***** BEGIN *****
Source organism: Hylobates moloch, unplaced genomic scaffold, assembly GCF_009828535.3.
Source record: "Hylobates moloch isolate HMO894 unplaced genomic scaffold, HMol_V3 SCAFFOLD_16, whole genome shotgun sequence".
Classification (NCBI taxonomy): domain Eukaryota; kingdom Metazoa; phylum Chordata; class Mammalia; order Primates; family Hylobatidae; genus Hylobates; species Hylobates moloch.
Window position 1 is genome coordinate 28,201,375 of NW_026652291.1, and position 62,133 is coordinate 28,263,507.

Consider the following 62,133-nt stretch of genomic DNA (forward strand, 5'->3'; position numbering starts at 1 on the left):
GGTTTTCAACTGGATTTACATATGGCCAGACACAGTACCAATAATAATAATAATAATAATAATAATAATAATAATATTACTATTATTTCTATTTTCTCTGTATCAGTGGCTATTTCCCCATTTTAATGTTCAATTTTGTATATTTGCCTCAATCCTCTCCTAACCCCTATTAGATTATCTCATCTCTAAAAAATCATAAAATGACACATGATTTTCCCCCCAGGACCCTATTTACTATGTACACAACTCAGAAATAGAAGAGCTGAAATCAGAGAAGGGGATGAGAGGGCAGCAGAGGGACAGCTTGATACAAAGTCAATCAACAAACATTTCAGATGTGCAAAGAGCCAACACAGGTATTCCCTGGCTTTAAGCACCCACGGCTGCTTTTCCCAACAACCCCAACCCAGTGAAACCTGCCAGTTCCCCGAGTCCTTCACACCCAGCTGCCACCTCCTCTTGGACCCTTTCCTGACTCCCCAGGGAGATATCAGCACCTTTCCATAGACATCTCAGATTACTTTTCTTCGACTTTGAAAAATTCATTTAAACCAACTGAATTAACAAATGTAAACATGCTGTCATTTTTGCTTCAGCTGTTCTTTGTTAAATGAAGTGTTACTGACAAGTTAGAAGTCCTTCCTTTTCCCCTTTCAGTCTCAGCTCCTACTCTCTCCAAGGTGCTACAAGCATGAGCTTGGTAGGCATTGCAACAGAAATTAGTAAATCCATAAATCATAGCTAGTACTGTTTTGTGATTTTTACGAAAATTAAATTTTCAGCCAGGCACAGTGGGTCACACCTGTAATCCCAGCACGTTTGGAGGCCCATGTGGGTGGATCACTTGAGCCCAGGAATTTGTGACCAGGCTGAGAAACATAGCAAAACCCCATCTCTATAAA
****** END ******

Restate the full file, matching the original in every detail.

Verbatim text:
Source organism: Hylobates moloch, unplaced genomic scaffold, assembly GCF_009828535.3.
Source record: "Hylobates moloch isolate HMO894 unplaced genomic scaffold, HMol_V3 SCAFFOLD_16, whole genome shotgun sequence".
Classification (NCBI taxonomy): domain Eukaryota; kingdom Metazoa; phylum Chordata; class Mammalia; order Primates; family Hylobatidae; genus Hylobates; species Hylobates moloch.
Window position 1 is genome coordinate 28,201,375 of NW_026652291.1, and position 62,133 is coordinate 28,263,507.

Consider the following 62,133-nt stretch of genomic DNA (forward strand, 5'->3'; position numbering starts at 1 on the left):
GGTTTTCAACTGGATTTACATATGGCCAGACACAGTACCAATAATAATAATAATAATAATAATAATAATAATAATATTACTATTATTTCTATTTTCTCTGTATCAGTGGCTATTTCCCCATTTTAATGTTCAATTTTGTATATTTGCCTCAATCCTCTCCTAACCCCTATTAGATTATCTCATCTCTAAAAAATCATAAAATGACACATGATTTTCCCCCCAGGACCCTATTTACTATGTACACAACTCAGAAATAGAAGAGCTGAAATCAGAGAAGGGGATGAGAGGGCAGCAGAGGGACAGCTTGATACAAAGTCAATCAACAAACATTTCAGATGTGCAAAGAGCCAACACAGGTATTCCCTGGCTTTAAGCACCCACGGCTGCTTTTCCCAACAACCCCAACCCAGTGAAACCTGCCAGTTCCCCGAGTCCTTCACACCCAGCTGCCACCTCCTCTTGGACCCTTTCCTGACTCCCCAGGGAGATATCAGCACCTTTCCATAGACATCTCAGATTACTTTTCTTCGACTTTGAAAAATTCATTTAAACCAACTGAATTAACAAATGTAAACATGCTGTCATTTTTGCTTCAGCTGTTCTTTGTTAAATGAAGTGTTACTGACAAGTTAGAAGTCCTTCCTTTTCCCCTTTCAGTCTCAGCTCCTACTCTCTCCAAGGTGCTACAAGCATGAGCTTGGTAGGCATTGCAACAGAAATTAGTAAATCCATAAATCATAGCTAGTACTGTTTTGTGATTTTTACGAAAATTAAATTTTCAGCCAGGCACAGTGGGTCACACCTGTAATCCCAGCACGTTTGGAGGCCCATGTGGGTGGATCACTTGAGCCCAGGAATTTGTGACCAGGCTGAGAAACATAGCAAAACCCCATCTCTATAAA